Here, it’s a classroom. It’s a public building — one with restricted access for safety reasons, but a public building nonetheless. The teacher is a public employee carrying out her duties, in front of twenty or thirty other people who are sitting there watching.

Additionally, it does not strike me that the classroom is really a place of privacy: observers constantly come into classrooms to, well, you know… observe. Principals worth their salt regularly do walkarounds. Teachers themselves record their teaching when they are trying to get nationally certified, or sometimes for performance reviews. Certainly the students don’t have an expectation of privacy at a school that could easily be covered by CCTV cameras and teachers watching their every move. And from the student’s point of view, the classroom is not much different from the rest of the school. I don’t see why a teacher should have an expectation of privacy in a situation in which a student would not.

So my tentative conclusions are (1) that it probably does matter that the student’s behavior was illegal (assuming that the statute is Constitutionally sound), and (2) that there probably isn’t a reasonable expectation of privacy in a classroom. And frankly, I’ve long thought that I’d *want* cameras recording everything that happened in my classroom if I were a public school teacher, both for my own edification and my legal protection. I can see why parents would want to be able to see what is happening in their child’s classroom, to verify or dispel the child’s complaints about school and about teachers. I think it’s not crazy to believe that principals should be able to flip a switch in their office and see what’s happening in their school’s classrooms.

So even if there is a reasonable expectation of privacy in a public school classroom — and I am skeptical of that claim — there probably shouldn’t be.

Private schools, on the other hand… are a different beast. Let them set themselves up however they want, and if parents like the monitored school, they can choose it. If teachers want a monitored classroom, they can take the job at the monitored school. And if they don’t, they can pick a school with a more reverent approach to classroom privacy.

Hollywood can save our families — but won’t


MTV’s “16 and Pregnant” has increased searches for contraceptives and reduced teen births by 5.7 percent, a study concludes. 

Hollywood could “save our families” by changing story lines to promote stable, two-parent families, writes Megan McArdle on Bloomberg View. But don’t hold your breath.

Raising children the way an increasing percentages of Americans are — in loosely attached cohabitation arrangements that break up all too frequently, followed by the formation of new households with new children by different parents — is an enormous financial and emotional drain. Supporting two households rather than one is expensive, and it diverts money that could otherwise be invested in the kids. The parent in the home has no one to help shoulder the load of caring for kids, meaning less investment of time and more emotional strain on the custodial parent.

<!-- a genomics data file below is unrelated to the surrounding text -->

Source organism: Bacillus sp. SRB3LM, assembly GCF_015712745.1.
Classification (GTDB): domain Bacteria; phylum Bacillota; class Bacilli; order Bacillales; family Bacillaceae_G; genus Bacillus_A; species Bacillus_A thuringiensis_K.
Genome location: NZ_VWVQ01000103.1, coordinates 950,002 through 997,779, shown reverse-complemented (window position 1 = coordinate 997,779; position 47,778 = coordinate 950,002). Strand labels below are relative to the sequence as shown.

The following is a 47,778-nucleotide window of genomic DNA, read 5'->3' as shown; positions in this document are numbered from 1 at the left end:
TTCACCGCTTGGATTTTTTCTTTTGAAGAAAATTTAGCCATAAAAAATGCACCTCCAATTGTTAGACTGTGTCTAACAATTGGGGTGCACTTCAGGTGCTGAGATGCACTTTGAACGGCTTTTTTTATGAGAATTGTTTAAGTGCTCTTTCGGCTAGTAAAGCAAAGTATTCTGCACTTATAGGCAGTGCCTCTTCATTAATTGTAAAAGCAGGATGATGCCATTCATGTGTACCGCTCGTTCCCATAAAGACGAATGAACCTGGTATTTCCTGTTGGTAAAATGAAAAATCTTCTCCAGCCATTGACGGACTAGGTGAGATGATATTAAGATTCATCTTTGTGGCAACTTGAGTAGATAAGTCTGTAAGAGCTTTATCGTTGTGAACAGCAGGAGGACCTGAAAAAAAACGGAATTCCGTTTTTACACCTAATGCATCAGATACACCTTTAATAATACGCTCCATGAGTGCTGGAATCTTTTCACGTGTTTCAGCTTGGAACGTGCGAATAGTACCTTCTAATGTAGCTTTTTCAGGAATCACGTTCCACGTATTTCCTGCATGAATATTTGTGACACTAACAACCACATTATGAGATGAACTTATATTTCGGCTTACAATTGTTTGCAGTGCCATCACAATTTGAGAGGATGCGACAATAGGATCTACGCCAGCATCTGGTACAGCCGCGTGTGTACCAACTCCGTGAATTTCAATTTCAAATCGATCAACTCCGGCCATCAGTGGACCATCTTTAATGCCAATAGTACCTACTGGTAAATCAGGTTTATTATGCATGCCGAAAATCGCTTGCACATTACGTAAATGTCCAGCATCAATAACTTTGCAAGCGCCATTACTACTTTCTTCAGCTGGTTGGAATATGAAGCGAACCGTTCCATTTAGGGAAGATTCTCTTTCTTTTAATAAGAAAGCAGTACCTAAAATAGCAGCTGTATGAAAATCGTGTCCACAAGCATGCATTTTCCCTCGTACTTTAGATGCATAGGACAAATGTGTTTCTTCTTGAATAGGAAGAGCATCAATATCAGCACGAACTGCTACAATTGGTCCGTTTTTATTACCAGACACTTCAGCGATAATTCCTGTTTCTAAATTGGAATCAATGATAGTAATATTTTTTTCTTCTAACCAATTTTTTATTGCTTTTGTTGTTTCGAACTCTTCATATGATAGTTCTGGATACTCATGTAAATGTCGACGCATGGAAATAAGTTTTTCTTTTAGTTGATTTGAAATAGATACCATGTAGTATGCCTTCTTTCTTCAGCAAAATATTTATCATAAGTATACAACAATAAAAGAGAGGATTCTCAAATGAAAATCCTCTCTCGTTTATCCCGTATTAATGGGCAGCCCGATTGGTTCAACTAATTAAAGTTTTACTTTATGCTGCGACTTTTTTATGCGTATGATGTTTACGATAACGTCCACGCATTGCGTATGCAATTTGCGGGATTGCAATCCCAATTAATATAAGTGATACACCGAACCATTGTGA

Extended families can help, but single parents have fewer relatives to call on, especially if the mother was raised by a single  mother, she notes. Government can’t make up for a missing parent. “Even in a social democratic paradise such as Sweden, kids raised in single-parent households do worse than kids raised with both their parents in the home,” writes McArdle.

The distance that matters in this case is not the much-discussed distance between the 1 percent and everyone else. Instead, it is the distance between the top 25 percent and the bottom 25 percent — between the people who still mostly live by the old injunctions to get married and stay married if you want to have kids, often while politely declaring that this doesn’t actually matter, and the people who are actually having their children in much more fragile and temporary relationships.

If Hollywood “believed that married two-parent families were overwhelmingly optimal, that would naturally shape what they wrote, in a way that would in turn probably shape what Americans believe, and do,” she concludes.

Chicago schools debut Latino studies

Kindergarteners will learn about the Mayan counting system.

Kindergarteners will learn about the Mayan counting system.

Chicago Public Schools will teach an interdisciplinary Latino and Latin American Studies curriculum to all K-10 students, Melissa Sanchez reports for Catalyst Chicago.

“Kindergartners can learn about the Mayan counting system while they’re learning numbers, and fifth-graders can learn about African influences on South American percussion during music class,” she writes.

“The history of Chicago cannot be written without celebrating the contributions of immigrants from Central America, South America and the Caribbean,” CPS CEO Barbara Byrd-Bennett said in a district news release.

More than 45 percent of CPS students are Latino.

On The White Rhino, a Chicago English teacher named Ray Salazar called the curriculum well-intentioned but over-simplified.

Chicago already is piloting an African and African American studies curriculum that was released last year.

For $999, adults can go to ‘preschool’

Brooklynites who want to fingerpaint, play dress-up, snack and nap can pay $999 for five weeks of Preschool Mastermind, which bills itself as the world’s first preschool for adults.